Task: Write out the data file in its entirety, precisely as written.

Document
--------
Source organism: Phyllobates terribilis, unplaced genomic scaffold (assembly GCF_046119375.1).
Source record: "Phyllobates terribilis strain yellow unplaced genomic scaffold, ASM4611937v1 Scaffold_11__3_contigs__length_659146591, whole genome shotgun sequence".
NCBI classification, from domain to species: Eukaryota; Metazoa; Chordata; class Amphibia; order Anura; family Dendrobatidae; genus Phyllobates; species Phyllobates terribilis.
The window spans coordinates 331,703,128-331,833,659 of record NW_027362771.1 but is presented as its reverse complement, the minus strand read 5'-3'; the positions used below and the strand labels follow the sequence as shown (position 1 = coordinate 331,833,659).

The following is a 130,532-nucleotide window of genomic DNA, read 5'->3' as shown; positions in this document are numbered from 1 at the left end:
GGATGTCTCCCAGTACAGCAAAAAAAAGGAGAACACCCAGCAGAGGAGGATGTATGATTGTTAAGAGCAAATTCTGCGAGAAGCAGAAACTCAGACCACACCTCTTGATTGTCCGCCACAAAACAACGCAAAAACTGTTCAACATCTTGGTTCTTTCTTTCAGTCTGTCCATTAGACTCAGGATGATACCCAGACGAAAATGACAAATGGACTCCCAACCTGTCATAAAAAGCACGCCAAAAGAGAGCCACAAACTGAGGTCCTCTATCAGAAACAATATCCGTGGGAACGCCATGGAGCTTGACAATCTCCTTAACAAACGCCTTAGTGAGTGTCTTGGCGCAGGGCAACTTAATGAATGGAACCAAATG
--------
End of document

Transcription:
Source organism: Phyllobates terribilis, unplaced genomic scaffold (assembly GCF_046119375.1).
Source record: "Phyllobates terribilis strain yellow unplaced genomic scaffold, ASM4611937v1 Scaffold_11__3_contigs__length_659146591, whole genome shotgun sequence".
NCBI classification, from domain to species: Eukaryota; Metazoa; Chordata; class Amphibia; order Anura; family Dendrobatidae; genus Phyllobates; species Phyllobates terribilis.
The window spans coordinates 331,703,128-331,833,659 of record NW_027362771.1 but is presented as its reverse complement, the minus strand read 5'-3'; the positions used below and the strand labels follow the sequence as shown (position 1 = coordinate 331,833,659).

The following is a 130,532-nucleotide window of genomic DNA, read 5'->3' as shown; positions in this document are numbered from 1 at the left end:
GGATGTCTCCCAGTACAGCAAAAAAAAGGAGAACACCCAGCAGAGGAGGATGTATGATTGTTAAGAGCAAATTCTGCGAGAAGCAGAAACTCAGACCACACCTCTTGATTGTCCGCCACAAAACAACGCAAAAACTGTTCAACATCTTGGTTCTTTCTTTCAGTCTGTCCATTAGACTCAGGATGATACCCAGACGAAAATGACAAATGGACTCCCAACCTGTCATAAAAAGCACGCCAAAAGAGAGCCACAAACTGAGGTCCTCTATCAGAAACAATATCCGTGGGAACGCCATGGAGCTTGACAATCTCCTTAACAAACGCCTTAGTGAGTGTCTTGGCGCAGGGCAACTTAATGAATGGAACCAAATG